I) Links to background on Al-Nakba:http://www.iremember1948.org (Excellent Testimonial)
http://www.palestineremembered.com/Articles/General/Story2129.html (Short video done immediately after the expulsion of Palestinian Refugees)
http://www.acrossborders.ps/portal/Reflecting.cfm (Reflections)http://www.theunrecognized.org/ (on the continuing tragedy of Unrecognized Villages)http://www.qumsiyeh.org/chapter4/ (Background Chapter on refugees)http://www.zochrot.org/index.php?id=582 (Israeli statement on Nakba and ROR)http://www.jewishsolidarity.info/ (Jews in Solidarity)http://www.nakbainhebrew.org/index.php?id=228 (Video of Arab Women testimonies on Nakba)http://www.qumsiyeh.org/henrylowi/ (Excellent article on Partition emailed 13 October 2007)AND MOST COMPREHENSIVE WEBSITES ON THE ISSUEShttp://www.palestineremembered.com---------------------------------------II) Badil, Resource Center for Palestinian Residency and Refugee Rights. Call to actionIn 2007 the Occupation turns 40In 2008 al-Nakba turns 60"Let's make 2007 – 2008 into 'the campaign of freedom and return'. Not just the return (al-awda) of the refugees, but also a return to the rule of law and respect for human rights."http://www.badil.org/call-en.htm
Zie ook: http://qumsiyeh.org/
As John Mueller, an expert on public opinion and American wars, pointed out back in November 2005, Americans turned against the Iraq War in a pattern recognizable from the Vietnam era (as well as the Korean one) -- initial, broad post-invasion support that eroded irreversibly as American casualties rose. "The only thing remarkable about the current war in Iraq," Mueller wrote, "is how precipitously American public support has dropped off. Casualty for casualty, support has declined far more quickly than it did during either the Korean War or the Vietnam War." He added, quite correctly, as it turned out: "And if history is any indication, there is little the Bush administration can do to reverse this decline."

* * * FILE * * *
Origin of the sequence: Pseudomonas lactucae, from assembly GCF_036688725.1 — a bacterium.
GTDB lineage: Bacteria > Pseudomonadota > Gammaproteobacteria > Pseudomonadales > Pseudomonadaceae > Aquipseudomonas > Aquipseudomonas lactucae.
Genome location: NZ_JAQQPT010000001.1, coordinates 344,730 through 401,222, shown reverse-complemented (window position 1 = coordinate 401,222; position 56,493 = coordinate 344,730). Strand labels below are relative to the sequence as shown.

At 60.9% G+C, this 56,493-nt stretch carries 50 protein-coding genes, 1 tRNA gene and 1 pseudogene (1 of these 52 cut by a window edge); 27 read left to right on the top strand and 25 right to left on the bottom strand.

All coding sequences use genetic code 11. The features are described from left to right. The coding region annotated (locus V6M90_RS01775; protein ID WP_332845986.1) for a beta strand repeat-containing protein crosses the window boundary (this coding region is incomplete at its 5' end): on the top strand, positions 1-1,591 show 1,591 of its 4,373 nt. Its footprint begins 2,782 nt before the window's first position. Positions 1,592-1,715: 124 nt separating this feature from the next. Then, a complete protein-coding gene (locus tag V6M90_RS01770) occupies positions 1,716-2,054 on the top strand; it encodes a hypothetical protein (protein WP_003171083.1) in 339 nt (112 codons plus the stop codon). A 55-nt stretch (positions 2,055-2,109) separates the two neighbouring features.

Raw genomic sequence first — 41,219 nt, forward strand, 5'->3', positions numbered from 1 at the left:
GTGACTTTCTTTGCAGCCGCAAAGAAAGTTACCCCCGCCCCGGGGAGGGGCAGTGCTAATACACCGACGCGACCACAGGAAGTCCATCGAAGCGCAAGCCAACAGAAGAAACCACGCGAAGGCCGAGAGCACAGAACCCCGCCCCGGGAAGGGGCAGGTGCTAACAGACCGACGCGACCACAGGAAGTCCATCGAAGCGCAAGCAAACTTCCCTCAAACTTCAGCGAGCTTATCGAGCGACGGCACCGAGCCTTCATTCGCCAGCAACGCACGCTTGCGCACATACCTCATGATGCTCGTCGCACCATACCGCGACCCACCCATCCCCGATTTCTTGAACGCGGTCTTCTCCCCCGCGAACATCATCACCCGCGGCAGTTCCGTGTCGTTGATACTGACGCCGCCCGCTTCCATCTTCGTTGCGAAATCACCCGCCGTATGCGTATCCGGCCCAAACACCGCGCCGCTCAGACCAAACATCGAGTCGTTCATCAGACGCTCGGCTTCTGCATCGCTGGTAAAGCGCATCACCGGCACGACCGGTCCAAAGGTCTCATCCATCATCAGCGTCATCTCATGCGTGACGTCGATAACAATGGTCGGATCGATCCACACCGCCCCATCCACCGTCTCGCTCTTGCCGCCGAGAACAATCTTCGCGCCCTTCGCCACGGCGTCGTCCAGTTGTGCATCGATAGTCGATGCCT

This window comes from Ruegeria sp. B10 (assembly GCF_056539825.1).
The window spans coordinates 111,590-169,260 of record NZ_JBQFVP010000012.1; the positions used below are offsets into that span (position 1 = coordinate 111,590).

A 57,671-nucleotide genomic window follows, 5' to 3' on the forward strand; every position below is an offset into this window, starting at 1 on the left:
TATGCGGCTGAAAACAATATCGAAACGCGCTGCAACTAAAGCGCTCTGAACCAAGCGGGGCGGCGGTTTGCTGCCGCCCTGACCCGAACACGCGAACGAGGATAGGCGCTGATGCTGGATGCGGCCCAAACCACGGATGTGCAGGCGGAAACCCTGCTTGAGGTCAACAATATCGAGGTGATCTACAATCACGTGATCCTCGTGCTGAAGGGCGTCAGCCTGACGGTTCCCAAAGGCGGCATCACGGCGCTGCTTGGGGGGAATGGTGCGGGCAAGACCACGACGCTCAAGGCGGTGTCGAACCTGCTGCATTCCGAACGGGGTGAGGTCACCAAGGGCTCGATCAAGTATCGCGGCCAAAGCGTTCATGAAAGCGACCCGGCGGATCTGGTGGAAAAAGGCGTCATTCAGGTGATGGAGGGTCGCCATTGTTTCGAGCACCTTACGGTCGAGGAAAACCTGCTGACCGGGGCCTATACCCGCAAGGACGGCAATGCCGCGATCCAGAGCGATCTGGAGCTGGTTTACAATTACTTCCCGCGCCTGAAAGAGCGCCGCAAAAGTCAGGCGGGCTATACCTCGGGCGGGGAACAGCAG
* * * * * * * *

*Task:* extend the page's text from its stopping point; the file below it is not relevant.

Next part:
Where the Vietnam analogy distinctly breaks down, however, is in the streets. In the Vietnam era, the demonstrations started small and built slowly over the years toward the massive -- in Washington, in cities around the country, and then on campuses nationwide. In those years, as anger, anxiety, and outrage mounted, militancy rose, and yet the range of antiwar demonstrators grew to include groups as diverse as "businessmen against the war" and large numbers of ever more vociferous Vietnam vets, often just back from the war itself. Almost exactly the opposite pattern -- the vets aside -- has occured with Iraq. The prewar demonstrations were monstrous, instantaneously gigantic, at home and abroad. Millions of people grasped just where we were going in late 2002 and early 2003, and grasped as well that the Bush dream of an American-occupied Iraq would lead to disaster and death galore. The New York Times, usually notoriously unimpressed with demonstrations, referred to the massed demonstrators then as the second "superpower" on a previously one superpower planet. And it did look, as the Times headline went, as if there were "a new power in the streets."
But here was the strange thing, as the "lone superpower" faltered, as the Bush administration and the Pentagon came to look ever less super, ever less victorious, ever less powerful, so did that other superpower. Discouragement of a special sort seemed to set in -- initially perhaps that the invasion had not been stopped and that, in Washington, no one in a tone-deaf administration even seemed to be listening. Still, through the first years of the war, on occasion, hundreds of thousands of demonstrators could be gathered in one spot to march massively, even cheerfully; these were crowds filled with "first timers" (who were proud to tell you so); and, increasingly, with the families of soldiers stationed in Iraq (or Afghanistan), or of soldiers who had died there, and even, sometimes, with some of the soldiers themselves, as well as contingents of vets from the Vietnam ! era, now older, greyer, but still vociferously antiwar.
However, over the years, unlike in the Vietnam era, the demonstrations shrank, and somehow the anxiety, the anger -- though it remained suspended somewhere in the American ether -- stopped manifesting itself so publicly, even as the war went on and on. Or put another way, perhaps the anger went deeper and turned inward, like a scouring agent. Perhaps it went all the way into what was left of an American belief system, into despair about the unresponsiveness of the government -- with paralyzing effect. As another potentially more disastrous war with Iran edges into sight, the response has been limited largely to what might be called the professional demonstrators. The surge of hope, of visual creativity, of spontaneous interaction, of the urge to turn out, that arose in those prewar demonstrations now seemed so long gone, replaced by a far more powerful sense that nothing anyone could do mattered in the least.